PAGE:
From the perspective of the rat, the answer is no. The rat does not experience fear. Non-human animals have the circuitry for affect, and they also can learn concepts and form categories from them. But the question is whether they have the brain circuitry available to learn the kind of concepts that emotion concepts are, and whether there is any behavioral evidence that they can acquire these types of concepts. And the answer seems to be no (although great apes might have some very limited ability).

 

From the perspective of the infant, the answer is more nuanced. Newborns are like non-human animals – they have the circuitry for affect, and they also can learn concepts and form categories from them. By the time infants are four to six months old, the brain is starting to develop the relevant circuitry to learn the kind of concepts that emotion concepts are, and statistical learning experiments have shown that infants of this age use words that they hear as the foundation for learning new concepts that are similar in type to emotion concepts. So, from the perspective of the infant, anger might occur when restrained as soon as the concept of anger has been acquired. Before that, there is only activated negative affect (from the infant’s perspective).

 

In a 2011 paper entitled “Context in Emotion Perception”, co-athored with Batja Mesquita, and Maria Gendron, you argue that context is crucial for the perception of facial expressions. Which contextual cues are most relevant for facial expressions?

 

I would phrase the question differently. From the perspective of the Conceptual Act Theory, people are making meaning of sensory input from the world and from their own bodies. This means that an emotion perception is constructed not only from another person’s facial actions, but from their bodily movements, vocal movements, the social setting, the environmental background, the perceiver’s own homeostatic state, and so on.

 

Serena Williams at the 2008 U.S. Open, after beating her sister Venus (Matthew Stockman/Getty Images)

Serena Williams at the 2008 U.S. Open, after beating her sister Venus (Matthew Stockman/Getty Images)

In other words, faces and bodies are continuously moving, but we perceive these actions as events that have a beginning and an end (we engage in event perception), and we infer that the actions are caused by a mental state (the emotion). In social psychology, this has been called action identification, ordinary personology, and just plain person perception (Vallacher & Wegner, 1987; Gilbert, 1998; Bruner & Tagirui, 1954; for a discussion, see Barrett, 2006b).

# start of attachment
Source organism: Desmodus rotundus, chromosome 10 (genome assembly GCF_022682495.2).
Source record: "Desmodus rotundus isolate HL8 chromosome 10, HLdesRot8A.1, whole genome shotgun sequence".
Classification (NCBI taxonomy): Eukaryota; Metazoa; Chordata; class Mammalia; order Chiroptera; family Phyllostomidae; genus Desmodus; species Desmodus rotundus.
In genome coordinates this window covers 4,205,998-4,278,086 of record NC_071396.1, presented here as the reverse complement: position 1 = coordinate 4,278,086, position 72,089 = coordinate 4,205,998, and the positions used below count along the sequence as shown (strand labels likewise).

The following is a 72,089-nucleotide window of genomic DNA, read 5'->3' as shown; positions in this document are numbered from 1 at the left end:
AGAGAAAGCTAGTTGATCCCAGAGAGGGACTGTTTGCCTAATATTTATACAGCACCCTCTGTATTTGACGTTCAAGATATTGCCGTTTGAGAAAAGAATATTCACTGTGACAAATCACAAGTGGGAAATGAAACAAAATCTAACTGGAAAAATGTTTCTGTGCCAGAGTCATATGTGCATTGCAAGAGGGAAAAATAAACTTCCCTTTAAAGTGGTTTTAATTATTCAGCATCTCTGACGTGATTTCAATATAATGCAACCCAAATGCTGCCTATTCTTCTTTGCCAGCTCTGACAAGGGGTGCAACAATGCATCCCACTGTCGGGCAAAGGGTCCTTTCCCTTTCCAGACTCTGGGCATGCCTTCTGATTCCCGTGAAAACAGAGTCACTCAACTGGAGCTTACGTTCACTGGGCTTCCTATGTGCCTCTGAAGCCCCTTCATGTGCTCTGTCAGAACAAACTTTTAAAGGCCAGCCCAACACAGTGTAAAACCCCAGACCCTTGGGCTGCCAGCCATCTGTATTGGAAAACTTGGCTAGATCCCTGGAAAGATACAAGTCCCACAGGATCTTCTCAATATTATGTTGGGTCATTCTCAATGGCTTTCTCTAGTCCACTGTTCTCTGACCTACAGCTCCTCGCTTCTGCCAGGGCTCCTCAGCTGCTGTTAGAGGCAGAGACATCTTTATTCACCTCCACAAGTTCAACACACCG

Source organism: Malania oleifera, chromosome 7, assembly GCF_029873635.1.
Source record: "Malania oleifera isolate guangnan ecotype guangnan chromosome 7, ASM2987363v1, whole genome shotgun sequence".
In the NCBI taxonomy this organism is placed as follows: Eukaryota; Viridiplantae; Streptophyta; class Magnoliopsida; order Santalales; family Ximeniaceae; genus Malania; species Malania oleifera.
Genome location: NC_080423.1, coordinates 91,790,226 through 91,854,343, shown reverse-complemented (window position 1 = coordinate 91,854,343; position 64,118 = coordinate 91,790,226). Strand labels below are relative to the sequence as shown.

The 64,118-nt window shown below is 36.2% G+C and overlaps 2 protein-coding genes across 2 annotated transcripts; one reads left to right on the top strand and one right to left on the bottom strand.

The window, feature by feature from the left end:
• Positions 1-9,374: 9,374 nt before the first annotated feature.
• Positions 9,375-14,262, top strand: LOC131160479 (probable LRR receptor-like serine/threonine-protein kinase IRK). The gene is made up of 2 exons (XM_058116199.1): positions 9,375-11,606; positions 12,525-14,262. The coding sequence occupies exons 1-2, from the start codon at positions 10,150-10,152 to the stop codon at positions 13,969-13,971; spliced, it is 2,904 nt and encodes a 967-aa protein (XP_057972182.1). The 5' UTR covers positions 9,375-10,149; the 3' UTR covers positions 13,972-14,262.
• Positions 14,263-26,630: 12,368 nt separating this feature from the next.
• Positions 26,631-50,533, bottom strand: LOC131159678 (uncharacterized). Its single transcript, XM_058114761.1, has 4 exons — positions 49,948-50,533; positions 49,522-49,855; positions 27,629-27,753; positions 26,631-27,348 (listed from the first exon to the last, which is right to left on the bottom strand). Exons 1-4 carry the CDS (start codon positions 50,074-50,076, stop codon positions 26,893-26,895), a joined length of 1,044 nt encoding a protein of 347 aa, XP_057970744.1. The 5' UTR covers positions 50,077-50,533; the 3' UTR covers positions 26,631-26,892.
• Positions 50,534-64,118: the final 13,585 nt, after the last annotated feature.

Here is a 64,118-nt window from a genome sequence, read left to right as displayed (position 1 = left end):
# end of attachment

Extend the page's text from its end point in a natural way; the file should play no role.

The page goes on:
Moreover, because during social interactions we tend to look at each other’s faces when we interact, we are accustomed to think of the face as the most important feature in emotion perception, with everything else serving as context to the face. Yet there is scientific evidence that this is not the case. Research by Aviezer, de Gelder, and Russell & Widen has shown time and time again, in both children and adults, that when other perceptual features (e.g. the body) are pitted against a face in an emotion perception task, the face loses. This is because information in a face is more ambiguous and therefore perceptions of the face are more malleable. Also, as young infants learn to perceive affect in others, they learn it from multimodal cues first, and only later acquire the capacity to perceive it in a face alone (and only sometime after that they can perceive discrete emotions).

 

How have fMRI studies, currently the most widely used tool for the study of the emotional brain, been helpful to figure out how the brain implements emotions? What do you make of Panksepp’s claim that direct electric stimulation of the brain has shown the existence of at least seven basic networks in the brain shared across mammalian species? What is your current view of the architecture of the emotional brain?

 

Brain imaging methods have been instrumental in changing our understanding of how the human mind works, and therefore have been transformative in formulating better questions and experiments about the nature of emotion. We have learned, for example, that the brain does not lie dormant, waiting to respond to stimuli from the external world, but instead is actively building and testing generative models of the world in anticipation of incoming sensory input. From the brain’s perspective, “the world” includes not only the exteroceptive sensations from the external world, but also the interoceptive sensations from the “internal world” of the body.